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Optimism and Innovation

Optimism and Innovation

By Fernando Cardoso de Sousa
President, APGICO

Whoever limits themselves to only listening to the news media, complemented by the comments made by people, will be convinced that the Portuguese are generally pessimistic. Nothing can be further from the truth, at least in the version of studies that report Portuguese people as being optimistic, that is: having a tendency to see the positive side of life. That is why we Portuguese bet so much on the lottery where the probability of winning is less than minimal. It is why we believe that our soccer club will surely win, even after a series of defeats. Of course, lonely or upper-middle class males, young people (especially those unemployed for more than one year), or people from the Alentejo (the southern, less populated region of Portugal), decrease the statistics a bit. However, the probabilities still not fall below 50%, even in situational optimism (i.e., dependent upon the situation, and not solely because of an individual's personality - or dispositional optimism). It is also very dependent on the level of education. Indeed, the present crisis is far behind other causes of pessimism, such as family, social interaction and health. Even the Catholic religion and its rituals favour collective optimism, while enhancing the value of hope and faith. In fact, everything that has to do with social interaction fosters optimism.

Optimism is Contagious and Is the Result of Social Interaction

Not everything is good about optimism, of course. As in Voltaire's Candide, this Leibnizian optimist believes that "everything is for the best in the best of all possible worlds", to the point of thinking that all was well in Lisbon, right after the 1755 earthquake that destroyed the city. Studies indicate a higher incidence of excessive optimism among sequential entrepreneurs, i.e., those who pursue a single line of business, as opposed to portfolio entrepreneurs who engage in more than one industry and who are more moderate in the calculation of probable success.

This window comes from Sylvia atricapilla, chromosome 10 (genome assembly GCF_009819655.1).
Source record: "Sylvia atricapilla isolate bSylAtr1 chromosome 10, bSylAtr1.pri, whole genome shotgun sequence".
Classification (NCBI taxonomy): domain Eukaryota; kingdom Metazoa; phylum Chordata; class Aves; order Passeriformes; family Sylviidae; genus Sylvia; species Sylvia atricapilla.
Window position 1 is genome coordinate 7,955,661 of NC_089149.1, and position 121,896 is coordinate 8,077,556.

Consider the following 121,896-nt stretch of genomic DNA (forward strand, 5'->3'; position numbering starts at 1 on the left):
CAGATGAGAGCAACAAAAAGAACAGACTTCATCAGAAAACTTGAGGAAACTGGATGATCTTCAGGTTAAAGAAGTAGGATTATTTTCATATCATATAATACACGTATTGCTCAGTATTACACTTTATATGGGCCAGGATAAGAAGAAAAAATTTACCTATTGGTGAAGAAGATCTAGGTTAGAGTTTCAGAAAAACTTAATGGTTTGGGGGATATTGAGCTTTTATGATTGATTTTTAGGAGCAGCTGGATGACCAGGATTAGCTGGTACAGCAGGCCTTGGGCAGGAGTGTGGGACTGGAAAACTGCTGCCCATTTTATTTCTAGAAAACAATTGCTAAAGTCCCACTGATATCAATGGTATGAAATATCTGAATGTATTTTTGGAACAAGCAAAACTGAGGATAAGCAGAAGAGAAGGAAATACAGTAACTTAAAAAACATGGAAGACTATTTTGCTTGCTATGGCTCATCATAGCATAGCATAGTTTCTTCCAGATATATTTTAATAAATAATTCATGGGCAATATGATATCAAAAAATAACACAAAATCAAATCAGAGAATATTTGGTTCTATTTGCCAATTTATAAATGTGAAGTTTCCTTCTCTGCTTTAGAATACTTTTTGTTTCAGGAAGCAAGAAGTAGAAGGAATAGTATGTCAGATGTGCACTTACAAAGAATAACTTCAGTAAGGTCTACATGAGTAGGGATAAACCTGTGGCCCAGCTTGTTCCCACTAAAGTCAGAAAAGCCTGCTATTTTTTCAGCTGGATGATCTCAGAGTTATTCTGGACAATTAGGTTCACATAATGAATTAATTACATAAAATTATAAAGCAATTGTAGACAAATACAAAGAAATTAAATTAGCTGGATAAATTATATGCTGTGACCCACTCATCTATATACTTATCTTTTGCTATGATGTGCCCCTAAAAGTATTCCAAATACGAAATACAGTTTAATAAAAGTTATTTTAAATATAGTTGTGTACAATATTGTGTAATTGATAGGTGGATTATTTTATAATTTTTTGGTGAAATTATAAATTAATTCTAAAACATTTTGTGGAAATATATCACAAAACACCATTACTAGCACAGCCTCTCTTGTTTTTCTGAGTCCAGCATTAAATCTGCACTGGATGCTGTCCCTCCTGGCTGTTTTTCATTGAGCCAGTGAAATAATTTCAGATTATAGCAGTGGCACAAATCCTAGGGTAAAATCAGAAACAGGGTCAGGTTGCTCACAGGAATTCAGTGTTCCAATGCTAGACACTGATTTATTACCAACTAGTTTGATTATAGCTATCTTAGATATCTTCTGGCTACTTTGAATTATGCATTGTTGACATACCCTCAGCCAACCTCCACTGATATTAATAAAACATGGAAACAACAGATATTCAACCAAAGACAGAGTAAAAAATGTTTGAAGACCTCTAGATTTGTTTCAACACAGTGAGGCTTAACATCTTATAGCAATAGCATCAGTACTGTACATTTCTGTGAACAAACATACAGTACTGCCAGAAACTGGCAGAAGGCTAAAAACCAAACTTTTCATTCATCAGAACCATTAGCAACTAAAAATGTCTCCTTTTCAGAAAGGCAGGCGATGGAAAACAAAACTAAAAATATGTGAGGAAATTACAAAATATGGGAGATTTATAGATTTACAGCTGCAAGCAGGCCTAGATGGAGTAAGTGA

In either case, you cannot create anything without a good dose of optimism for creativity; as optimism is primarily an emotion in which the exercise of will is above all other feelings. As much as with knowledge, or talent, the person who does not have a disciplined will will never be able to achieve anything truly important (this is one of the gifted people dramas).

The same happens in businesses which is why innovation is mainly the pursuit of a constant discipline. This has been revealed in a recent study, where the researchers concluded that the innovative entrepreneur is primarily a disciplined individual oriented towards sharing with collaborators, internally and externally. In this study, discipline, persistence and collaboration emerged as the keywords for innovation in companies, particularly in the creative industries. This is perhaps because these managers have a need for organizational skills and work dedication; objectivity; and the ability to concentrate, while having to share decisions with a more specialized and dedicated population of employees than in other sectors of activity.

It follows that, if we want innovation to exist, we must bring people together. Without that, there is no optimism that endures. Of course, first you have to get optimistic people. Without them, nothing can be done. But then you might want to temper the group with some pessimists, so that the illusion of success does not overshadow reality. In either case, the key is not only to have people with great ideas, but to have those which are able to persist beyond failure. This does not mean to do so blindly and ignoring evidence or imagining that everything will be solved by the incoming “D. Sebastian” (a character of Portuguese mythology who will arrive on a foggy morning and save the country), but consciously, learning from mistakes, experimenting, evaluating and retrying, but always endeavoring.

Optimism, as well as creativity, can be learnt by practice. And practice is not only looking to change the perception of reality and imagining new ways to interpret it, but also adopting routines that will help to maintain a firm determination to move on. Even if, in order to create, need some insulation, you also need to have social interaction, so that optimism can be maintained in spite of failure. In fact there is no such thing as lonely creation. Thus, if the company wants good ideas to be put into practice, it must employ teams and projects as its main form of progress whilst, at the same time, ensuring that compliance with day-to-day routines remains a strong point for creating a culture of discipline.

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Jeffrey Baumgartner
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Erps-Kwerps (near Leuven & Brussels) Belgium




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